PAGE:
"Seen or heard of?" Asks Joseph.
"Either one," says Corey.
"That's hard," says Joseph. "I seen a boiler cut loose in Oklahoma and blow the entire locomotive cab and all up onto an overpass. There was just the truck left sitting on the track. They'd stop to take on some water, but before they could fill her, the crown sheet went, and boom. I dun seen that. But I heard of this one that blew up in the docking station in Texas that blew the whole thing up along with a lot of other buildings besides it. They found one chunk of the boiler that weighed eight-ton a quarter-mile away from the wreck. Another piece weighed almost a thousand pounds that tore a man's house down a mile away. I remember reading about it like it was yesterday. I'll never forget seeing all them pictures in the paper. There were like thirty-two killed, and I dunno how many others were maimed for life."
Corey looks at the old man curiously.
"A thousand-pound piece of iron went a mile?"
"Yessir, maybe only a half-mile. But oh yes. If it hadn't hit that feller's house, it might still be going."
"Did you wanna see it?" Asks Corey.
"See it? See it from where?" Says Joseph.
"Hmm, I see," says Corey.
He sighs and allows old John Joseph to gather his thoughts.
"Course there's been a lot of worse wrecks than them," says Joseph. "There was an engine that left the track from North Carolina about a decade ago. This hot box caused the axle to break, threw some cars onto a bridge, and killed nearly ninety people. But your worst wrecks were when one car would run right inside along the other on them rails."
"That sounds horrifying," says Corey.
"Horrifying? Huh, a train wreck? Make ya' think though, don't it?" Says Joseph.
"Sure does," says Corey with a surprised look. "Makes me think about the wreck of my own life. Time for making some changes, I suppose."
The old man ignores Corey’s epiphany.
"I remember a train running a double-track going in opposite directions. Just about the time they got near one another, the whole thing just folded up and dropped into the river. The trestles, tenders, locomotives, cars, folks inside, all of it. Kaboom. Back then, most of all them trestles was just wood. Not a great idea to have the main supports made of chopped-up trees. The coaches was wood too, and they had hardwood stoves in them like this one here and when they'd wreck, they'd tip over and set the coaches on fire and burn up everyone inside. Riding a train back in them days was something you'd give some thought to," Joseph says.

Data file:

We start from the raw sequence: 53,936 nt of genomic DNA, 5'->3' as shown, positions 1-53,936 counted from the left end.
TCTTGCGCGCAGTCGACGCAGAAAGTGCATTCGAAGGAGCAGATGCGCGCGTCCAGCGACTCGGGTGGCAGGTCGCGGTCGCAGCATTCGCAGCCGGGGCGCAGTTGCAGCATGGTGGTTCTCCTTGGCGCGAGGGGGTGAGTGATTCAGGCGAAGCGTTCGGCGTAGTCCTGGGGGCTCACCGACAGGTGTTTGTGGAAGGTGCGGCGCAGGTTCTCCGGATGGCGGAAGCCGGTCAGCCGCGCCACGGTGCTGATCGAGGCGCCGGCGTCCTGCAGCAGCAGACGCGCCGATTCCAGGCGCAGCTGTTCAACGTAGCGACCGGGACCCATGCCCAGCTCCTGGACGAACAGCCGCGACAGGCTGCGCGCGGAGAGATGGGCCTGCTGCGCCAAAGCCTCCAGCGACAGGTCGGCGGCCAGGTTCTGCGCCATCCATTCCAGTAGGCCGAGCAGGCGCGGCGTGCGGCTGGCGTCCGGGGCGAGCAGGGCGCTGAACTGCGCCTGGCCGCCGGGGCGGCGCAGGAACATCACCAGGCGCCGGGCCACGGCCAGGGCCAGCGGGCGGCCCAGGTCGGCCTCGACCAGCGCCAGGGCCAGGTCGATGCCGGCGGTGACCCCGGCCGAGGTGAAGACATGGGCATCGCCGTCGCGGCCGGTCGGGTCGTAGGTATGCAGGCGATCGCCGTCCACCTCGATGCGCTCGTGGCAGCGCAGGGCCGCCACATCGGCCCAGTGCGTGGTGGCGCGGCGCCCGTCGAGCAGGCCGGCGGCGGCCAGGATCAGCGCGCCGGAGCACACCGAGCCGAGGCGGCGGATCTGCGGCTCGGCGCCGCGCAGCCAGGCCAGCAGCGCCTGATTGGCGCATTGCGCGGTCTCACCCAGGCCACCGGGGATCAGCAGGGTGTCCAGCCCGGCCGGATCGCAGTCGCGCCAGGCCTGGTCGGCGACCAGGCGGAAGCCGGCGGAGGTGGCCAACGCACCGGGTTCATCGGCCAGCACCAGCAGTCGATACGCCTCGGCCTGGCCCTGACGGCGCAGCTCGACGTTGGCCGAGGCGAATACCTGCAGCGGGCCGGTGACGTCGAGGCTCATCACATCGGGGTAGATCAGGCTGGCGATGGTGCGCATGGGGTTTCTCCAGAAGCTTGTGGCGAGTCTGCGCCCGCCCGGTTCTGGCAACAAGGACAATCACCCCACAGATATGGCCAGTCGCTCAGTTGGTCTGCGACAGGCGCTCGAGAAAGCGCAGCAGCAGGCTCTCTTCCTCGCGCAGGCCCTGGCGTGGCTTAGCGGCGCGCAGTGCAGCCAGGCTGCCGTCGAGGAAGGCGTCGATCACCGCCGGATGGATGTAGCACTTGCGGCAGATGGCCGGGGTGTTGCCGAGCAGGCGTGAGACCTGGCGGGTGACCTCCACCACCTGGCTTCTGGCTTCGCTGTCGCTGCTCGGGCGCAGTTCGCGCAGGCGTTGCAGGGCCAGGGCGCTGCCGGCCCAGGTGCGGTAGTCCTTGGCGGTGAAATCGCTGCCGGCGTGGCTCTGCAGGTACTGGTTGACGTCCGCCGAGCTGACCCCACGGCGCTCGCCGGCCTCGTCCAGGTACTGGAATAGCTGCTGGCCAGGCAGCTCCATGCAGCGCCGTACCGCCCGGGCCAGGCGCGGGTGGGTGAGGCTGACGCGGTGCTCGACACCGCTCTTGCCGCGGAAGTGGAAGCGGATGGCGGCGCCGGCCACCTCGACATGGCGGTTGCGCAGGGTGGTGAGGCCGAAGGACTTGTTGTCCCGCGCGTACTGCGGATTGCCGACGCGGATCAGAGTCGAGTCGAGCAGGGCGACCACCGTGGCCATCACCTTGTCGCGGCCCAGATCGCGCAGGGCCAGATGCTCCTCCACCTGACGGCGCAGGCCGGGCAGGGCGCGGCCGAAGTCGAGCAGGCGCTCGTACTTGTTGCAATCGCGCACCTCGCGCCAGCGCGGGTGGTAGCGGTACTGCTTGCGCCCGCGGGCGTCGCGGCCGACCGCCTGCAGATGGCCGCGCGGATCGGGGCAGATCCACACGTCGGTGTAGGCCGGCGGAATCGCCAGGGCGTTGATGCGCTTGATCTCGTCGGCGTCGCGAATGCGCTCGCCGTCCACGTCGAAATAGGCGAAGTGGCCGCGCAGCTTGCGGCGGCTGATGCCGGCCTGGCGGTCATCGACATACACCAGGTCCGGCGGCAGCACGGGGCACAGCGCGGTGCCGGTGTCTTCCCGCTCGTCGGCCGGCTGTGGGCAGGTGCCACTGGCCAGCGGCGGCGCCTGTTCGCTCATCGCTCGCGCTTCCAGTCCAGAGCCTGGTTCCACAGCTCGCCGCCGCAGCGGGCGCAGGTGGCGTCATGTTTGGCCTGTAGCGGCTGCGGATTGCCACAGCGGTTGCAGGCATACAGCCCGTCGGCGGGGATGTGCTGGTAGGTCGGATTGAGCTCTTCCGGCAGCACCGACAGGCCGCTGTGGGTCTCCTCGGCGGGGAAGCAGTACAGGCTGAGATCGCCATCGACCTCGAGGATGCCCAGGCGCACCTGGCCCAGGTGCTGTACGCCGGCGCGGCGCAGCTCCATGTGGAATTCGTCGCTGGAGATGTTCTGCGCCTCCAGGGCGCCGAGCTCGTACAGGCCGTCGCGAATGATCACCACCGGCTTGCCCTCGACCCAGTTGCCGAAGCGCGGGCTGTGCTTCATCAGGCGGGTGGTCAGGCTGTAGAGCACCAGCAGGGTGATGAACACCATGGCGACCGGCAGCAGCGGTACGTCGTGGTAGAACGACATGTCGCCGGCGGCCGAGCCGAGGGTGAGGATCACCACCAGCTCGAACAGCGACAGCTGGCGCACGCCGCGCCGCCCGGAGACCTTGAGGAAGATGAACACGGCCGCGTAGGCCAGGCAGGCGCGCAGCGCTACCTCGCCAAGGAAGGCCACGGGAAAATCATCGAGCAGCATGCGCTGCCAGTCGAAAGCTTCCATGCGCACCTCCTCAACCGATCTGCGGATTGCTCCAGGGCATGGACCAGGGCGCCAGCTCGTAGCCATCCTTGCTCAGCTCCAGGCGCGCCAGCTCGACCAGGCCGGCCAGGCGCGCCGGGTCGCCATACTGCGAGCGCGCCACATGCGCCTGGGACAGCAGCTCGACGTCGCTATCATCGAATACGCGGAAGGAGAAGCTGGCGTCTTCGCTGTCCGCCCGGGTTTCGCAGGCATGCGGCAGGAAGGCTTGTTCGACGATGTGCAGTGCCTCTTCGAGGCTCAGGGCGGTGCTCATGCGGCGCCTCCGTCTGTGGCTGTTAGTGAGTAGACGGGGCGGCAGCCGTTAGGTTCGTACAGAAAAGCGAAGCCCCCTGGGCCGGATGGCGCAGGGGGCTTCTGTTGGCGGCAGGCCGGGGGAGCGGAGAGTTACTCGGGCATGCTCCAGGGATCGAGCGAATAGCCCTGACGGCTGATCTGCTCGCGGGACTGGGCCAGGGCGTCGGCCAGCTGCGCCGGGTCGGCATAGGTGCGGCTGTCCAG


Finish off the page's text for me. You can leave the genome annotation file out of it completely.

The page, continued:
John Joseph rose heavily from the bed and opened up the stove to drop some pellets in the fire, and sat back down again. He dabs his nose with the backside of a knuckle. Outside it had grown almost dark, and a cat appears at the window and whines.
"You can't get in that way, hairball," the old man calls. "You gotta' come to the door like everybody else."
Corey is glad to see the cat still around. Keeps the old man company.
"I could care less about nothin' when I was young. I was always easy in the world. Saw right through it. Never cared to just go wherever," says Joseph.
"You ever thought different? Like how you happened to end up here?" Asks Corey.
"Nah. And, I ain't ended nowhere yet. I can still remember when I used to hobo it."
"Oh, yes?" Where'd you go?"
"In the mountains of Colorado out of all places. There was this one winter night. I reckon it was the most cold I had ever seen. I had just a smidgeon of tobacco, about enough for one or two smokes. I was in one of those slat-sided cars, and I'd been up and down in it like a dog trying to find someplace where the wind wouldn't blow. I rolled me up in a corner and lit me up a smoke and threw the match down."
Joseph clenches the fire iron tightly and looks into the flames as if reminiscing.
"Well, as you have it, there was some stuff laying about the floor like tinder, and it immediately burst in flames. I hopped up and started jumping on that fire, but it ain't done nothing but burn faster. It wasn't two minutes and the whole car was on fire. I ran up and got the door open, and we were going up this grade along the mountains and through the snow and with the moon shining down on it. It was blue looking and dead quiet and them big ole' black pine trees going on through there. I jumped for it and landed in a snowbank."
Corey’s eyes are fixated on the old man.
"When I die, I don't think I'll have ever seen anything as beautiful as that train on fire going up them mountains and around the bend and them flames lighting up the snow and the trees and the night."
Corey allows the words to resonate. Them train wrecks sure did make him think. They made him wonder.
“What’s that?” Asks Joseph.
“The beauty in the disaster.”
“I reckon it’s a good thing they be building them different nowadays. Remember that though as you get older. Even in the wreckage, there’s beauty. Some things always gotta change. No way around it. But some things should just let be.”